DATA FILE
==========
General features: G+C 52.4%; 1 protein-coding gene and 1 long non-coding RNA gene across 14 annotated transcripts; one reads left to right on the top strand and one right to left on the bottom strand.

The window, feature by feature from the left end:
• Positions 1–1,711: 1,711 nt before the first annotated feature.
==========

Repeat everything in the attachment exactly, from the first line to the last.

General features: G+C 52.4%; 1 protein-coding gene and 1 long non-coding RNA gene across 14 annotated transcripts; one reads left to right on the top strand and one right to left on the bottom strand.

The window, feature by feature from the left end:
• Positions 1–1,711: 1,711 nt before the first annotated feature.